A film review by Craig J. Koban July 13, 2020


2020, R, 93 mins.

Kevin Bacon as Theo  Amanda Seyfried as Susanna  /  Geoff Bell as Angus  /  Avery Essex as Ella  /  Colin Blumenau as Shopkeeper

Written and directed by David Koepp, based on the novel by Daniel Kehlmann

YOU SHOULD HAVE LEFT is one of those types of "PWP" films, or one that contains a premise without payoff.  

It's from writer/director David Koepp, who has made a large name for himself in Hollywood, especially as a writer of such blockbusters like the first two JURASSIC PARK films, INDIANA JONES AND THE KINGDOM OF THE CRYSTAL SKULL, the first MISSION: IMPOSSIBLE, and WAR OF THE WORLDS.  On a level of versatility, he's worked in a tremendous number of genres, but he has also tried his hand in the director's chair too, most notably in THE TRIGGER EFFECT and the terribly underrated GHOST TOWN and PREMIUM RUSH.  He might be best known - as far as the psychological horror thriller genre goes - for STIR OF ECHOES, which starred Kevin Bacon, and the two have re-teamed now for YOU SHOULD HAVE LEFT, which you think would have genre fans excited.  Regrettably, Koepp's latest scarefest is decidedly low on genuine scares, not to mention that its core premise feels derivative and the  production on the whole seems woefully undercranked and generally lacking in interest.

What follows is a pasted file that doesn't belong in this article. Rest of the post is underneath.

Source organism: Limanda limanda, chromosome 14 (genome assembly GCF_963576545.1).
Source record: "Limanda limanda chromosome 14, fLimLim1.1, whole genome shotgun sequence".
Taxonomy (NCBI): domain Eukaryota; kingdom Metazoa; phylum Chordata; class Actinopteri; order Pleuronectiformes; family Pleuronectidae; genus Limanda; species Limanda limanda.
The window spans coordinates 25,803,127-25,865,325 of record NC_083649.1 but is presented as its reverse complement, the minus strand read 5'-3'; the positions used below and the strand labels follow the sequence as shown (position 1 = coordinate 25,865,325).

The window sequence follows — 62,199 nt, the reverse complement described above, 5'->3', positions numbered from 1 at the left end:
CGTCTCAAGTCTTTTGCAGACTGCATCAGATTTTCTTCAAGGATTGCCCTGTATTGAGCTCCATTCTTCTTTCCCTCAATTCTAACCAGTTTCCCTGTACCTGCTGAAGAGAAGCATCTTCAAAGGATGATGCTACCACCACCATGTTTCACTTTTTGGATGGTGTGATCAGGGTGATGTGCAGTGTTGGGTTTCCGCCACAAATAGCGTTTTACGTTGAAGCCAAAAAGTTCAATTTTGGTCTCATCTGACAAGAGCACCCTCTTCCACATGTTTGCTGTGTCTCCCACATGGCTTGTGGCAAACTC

The initial setup, at least, generates some modest interest.  Bacon plays Theo, a relatively rich and secure man that has a dark past.  His wife died of highly tragic and suspicious circumstances, and very public accusations of his potential guilt in murdering her have dogged him for years (he has steadfastly professed his innocence and was never convicted of any wrongdoing, but the whole matter sent his life on a negative tailspin).  In the aftermath of his wife's death and ensuing criminal trial, the free Theo hooked up with and married a substantially younger woman in Susanna (Amanda Seyfried, who in real life is 30 years younger than her co-star...more on that in a bit), a young and popular up-and-coming actress that's currently stuck in low rent parts.  During one of the film's more subversively funny moments, Theo comes to visit her on a closed and secure set and can hear her performing simulated sex with her male co-star during one filmed sequence.  Theo seems bothered by petty jealously, which leads to him pulling his car off the road on the way home to have actual sex with his trophy wife as a form of vindication.